Often times these tricks will not even get the spammers what they want; bloggers have more or less stopped posting top-referrer and trackback listings. But the ability to spam in massive quantities is so cheap that spammers don’t care if the return is minimal; it’s still worth their few bucks because it will likely get them enough to pay for the spamming and then some. And for the spammers, turning up the volume doesn’t cost much more, if anything at all, and so the volume of spam being sent is increasing more and more. As bloggers try to block the spam, spammers think of new ways around the defenses.

The current programs to block and filter spam usually work from blacklists. However, the blacklists only know what you’ve banned in the past, they can’t know what a new spammer looks like until you tell them unless the spammer is really obnoxious. So the new spammer, or the ever-changing new face of the spammer, is allowed through the defenses at first before the blog admin catches him and puts him on the blacklist. Once on the blacklist, future attempts to spam are automatically blocked. There are a few tricks that the new apps use to detect spam, and so the new solutions mean that very little, if indeed any, spam gets through to appear on the blog at all, even for a short time.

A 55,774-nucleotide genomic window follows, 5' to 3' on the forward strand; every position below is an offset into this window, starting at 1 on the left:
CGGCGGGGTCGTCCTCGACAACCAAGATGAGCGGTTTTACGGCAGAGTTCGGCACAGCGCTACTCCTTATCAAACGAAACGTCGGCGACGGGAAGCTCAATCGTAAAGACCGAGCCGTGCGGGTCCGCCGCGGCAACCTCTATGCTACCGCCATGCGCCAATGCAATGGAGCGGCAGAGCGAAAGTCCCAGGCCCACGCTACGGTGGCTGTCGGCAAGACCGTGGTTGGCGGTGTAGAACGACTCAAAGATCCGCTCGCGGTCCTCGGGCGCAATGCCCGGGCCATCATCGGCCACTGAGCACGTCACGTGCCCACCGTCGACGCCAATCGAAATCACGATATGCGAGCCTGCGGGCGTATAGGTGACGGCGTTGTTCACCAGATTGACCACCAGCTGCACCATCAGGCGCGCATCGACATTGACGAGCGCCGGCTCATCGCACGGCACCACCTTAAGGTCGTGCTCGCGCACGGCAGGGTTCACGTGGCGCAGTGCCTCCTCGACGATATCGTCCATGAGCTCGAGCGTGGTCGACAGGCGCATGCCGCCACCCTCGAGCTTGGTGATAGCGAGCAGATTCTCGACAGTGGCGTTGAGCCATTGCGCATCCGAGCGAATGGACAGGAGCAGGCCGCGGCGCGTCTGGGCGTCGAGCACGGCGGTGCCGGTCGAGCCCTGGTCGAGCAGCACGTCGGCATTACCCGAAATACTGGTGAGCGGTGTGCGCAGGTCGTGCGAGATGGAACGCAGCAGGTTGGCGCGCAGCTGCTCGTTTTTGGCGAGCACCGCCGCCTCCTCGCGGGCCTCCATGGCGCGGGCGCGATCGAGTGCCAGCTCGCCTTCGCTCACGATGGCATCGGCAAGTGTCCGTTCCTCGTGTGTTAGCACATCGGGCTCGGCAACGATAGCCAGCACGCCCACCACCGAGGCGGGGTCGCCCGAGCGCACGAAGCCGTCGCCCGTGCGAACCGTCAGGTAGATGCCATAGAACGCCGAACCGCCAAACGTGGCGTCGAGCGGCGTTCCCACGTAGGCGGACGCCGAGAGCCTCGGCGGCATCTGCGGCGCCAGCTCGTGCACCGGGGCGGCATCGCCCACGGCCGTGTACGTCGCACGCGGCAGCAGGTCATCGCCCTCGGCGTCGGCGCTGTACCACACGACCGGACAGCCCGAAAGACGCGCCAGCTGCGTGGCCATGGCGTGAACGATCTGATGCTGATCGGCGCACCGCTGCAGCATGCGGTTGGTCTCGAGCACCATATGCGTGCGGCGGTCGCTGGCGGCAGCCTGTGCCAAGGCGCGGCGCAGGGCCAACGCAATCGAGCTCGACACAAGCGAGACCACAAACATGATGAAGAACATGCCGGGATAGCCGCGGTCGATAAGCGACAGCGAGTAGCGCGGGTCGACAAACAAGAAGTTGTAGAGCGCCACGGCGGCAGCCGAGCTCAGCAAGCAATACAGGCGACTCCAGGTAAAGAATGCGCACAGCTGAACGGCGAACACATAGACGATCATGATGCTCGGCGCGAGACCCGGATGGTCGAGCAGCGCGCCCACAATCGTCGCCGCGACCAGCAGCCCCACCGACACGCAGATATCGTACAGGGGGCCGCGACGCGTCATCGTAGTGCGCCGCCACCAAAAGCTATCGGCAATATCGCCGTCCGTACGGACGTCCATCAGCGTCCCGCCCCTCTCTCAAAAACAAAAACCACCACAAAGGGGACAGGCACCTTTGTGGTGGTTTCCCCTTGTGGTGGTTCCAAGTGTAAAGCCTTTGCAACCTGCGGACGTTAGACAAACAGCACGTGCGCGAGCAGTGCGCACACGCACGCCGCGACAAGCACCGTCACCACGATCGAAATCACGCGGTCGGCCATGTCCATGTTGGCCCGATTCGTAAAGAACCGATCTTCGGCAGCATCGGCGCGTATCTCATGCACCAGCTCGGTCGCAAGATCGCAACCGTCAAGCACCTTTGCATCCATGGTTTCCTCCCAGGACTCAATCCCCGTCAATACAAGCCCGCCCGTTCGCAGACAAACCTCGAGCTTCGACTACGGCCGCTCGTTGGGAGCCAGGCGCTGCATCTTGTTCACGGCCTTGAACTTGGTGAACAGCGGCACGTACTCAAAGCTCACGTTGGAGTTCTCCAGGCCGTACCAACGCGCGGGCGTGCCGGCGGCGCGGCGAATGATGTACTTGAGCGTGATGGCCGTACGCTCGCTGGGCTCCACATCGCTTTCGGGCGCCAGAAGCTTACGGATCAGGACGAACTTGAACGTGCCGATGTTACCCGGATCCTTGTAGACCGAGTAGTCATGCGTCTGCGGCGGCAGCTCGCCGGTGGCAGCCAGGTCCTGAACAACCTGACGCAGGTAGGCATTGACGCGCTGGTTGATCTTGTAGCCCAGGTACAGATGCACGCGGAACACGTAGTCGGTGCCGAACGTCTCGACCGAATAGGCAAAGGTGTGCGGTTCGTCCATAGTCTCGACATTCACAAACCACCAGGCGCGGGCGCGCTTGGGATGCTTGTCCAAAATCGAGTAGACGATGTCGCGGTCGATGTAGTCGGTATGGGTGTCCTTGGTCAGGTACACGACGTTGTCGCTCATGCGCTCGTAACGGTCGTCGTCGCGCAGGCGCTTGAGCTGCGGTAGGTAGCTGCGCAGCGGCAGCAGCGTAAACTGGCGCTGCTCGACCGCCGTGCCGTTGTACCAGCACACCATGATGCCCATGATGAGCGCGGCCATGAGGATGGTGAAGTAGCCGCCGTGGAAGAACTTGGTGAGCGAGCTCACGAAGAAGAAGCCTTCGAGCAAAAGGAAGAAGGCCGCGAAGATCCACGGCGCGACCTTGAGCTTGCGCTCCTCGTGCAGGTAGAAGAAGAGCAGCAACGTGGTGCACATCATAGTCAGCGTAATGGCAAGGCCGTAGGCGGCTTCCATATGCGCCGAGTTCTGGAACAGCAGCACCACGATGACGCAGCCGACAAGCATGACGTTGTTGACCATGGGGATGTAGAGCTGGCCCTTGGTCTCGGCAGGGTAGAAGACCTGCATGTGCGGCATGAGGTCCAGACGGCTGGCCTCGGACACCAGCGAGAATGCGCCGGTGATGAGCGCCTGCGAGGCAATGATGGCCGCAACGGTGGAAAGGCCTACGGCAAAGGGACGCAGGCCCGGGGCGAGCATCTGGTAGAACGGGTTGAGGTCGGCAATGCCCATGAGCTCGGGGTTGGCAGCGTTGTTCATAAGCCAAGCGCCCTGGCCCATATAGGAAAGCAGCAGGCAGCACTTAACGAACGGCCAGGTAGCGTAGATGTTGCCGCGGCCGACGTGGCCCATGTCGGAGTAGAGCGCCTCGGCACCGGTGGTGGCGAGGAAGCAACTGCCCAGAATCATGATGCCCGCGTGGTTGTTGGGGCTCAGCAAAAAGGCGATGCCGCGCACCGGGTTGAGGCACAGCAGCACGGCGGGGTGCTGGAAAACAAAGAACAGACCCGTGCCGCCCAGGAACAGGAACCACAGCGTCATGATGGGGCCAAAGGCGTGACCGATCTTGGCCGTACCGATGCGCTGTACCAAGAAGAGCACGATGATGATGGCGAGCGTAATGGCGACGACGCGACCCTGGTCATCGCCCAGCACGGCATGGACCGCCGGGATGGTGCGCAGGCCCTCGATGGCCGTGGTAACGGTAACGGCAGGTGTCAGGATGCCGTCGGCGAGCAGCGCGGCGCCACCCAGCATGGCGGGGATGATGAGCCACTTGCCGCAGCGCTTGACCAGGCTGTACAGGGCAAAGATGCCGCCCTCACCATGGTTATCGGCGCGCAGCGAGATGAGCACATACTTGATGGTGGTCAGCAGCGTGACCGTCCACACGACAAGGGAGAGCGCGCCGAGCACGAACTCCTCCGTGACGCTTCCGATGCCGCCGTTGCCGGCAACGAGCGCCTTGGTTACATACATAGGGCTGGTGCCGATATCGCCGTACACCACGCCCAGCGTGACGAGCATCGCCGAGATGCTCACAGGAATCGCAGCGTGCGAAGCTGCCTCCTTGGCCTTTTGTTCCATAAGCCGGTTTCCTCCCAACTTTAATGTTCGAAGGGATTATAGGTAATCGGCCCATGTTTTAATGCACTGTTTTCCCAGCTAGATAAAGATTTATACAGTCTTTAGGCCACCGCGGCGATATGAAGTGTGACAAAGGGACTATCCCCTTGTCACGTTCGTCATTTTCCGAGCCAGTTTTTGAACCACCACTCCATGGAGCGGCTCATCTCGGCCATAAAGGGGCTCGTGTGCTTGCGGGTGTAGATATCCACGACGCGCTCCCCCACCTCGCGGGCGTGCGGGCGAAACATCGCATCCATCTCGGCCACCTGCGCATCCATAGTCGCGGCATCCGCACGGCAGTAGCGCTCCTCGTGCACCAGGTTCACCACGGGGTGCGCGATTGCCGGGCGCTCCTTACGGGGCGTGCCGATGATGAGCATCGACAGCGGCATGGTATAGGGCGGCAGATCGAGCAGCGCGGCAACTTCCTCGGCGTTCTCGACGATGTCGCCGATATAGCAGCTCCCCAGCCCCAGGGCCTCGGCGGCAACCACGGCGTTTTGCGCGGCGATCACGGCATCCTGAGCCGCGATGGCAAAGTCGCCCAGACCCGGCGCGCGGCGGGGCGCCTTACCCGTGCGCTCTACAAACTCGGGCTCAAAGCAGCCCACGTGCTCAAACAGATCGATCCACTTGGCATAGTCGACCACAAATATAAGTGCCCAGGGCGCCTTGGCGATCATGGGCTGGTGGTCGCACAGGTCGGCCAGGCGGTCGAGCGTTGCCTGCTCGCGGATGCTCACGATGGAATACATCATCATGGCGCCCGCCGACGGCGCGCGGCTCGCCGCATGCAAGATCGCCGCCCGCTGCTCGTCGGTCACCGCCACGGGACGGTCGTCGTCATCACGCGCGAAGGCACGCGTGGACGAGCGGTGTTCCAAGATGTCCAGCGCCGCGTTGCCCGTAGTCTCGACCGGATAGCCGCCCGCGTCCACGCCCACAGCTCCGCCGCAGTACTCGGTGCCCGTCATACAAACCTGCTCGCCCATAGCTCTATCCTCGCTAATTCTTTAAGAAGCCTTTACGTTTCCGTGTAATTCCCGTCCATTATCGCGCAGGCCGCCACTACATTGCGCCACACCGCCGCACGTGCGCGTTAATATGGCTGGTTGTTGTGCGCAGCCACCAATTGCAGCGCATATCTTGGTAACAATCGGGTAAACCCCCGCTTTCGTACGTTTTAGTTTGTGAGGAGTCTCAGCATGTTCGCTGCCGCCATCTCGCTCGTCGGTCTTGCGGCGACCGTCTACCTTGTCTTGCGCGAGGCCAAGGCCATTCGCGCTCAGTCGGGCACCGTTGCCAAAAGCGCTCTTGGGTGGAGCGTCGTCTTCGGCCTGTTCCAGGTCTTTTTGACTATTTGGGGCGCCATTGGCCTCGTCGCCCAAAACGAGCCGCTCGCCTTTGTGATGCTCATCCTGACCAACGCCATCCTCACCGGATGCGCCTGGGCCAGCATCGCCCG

So, what are the solutions?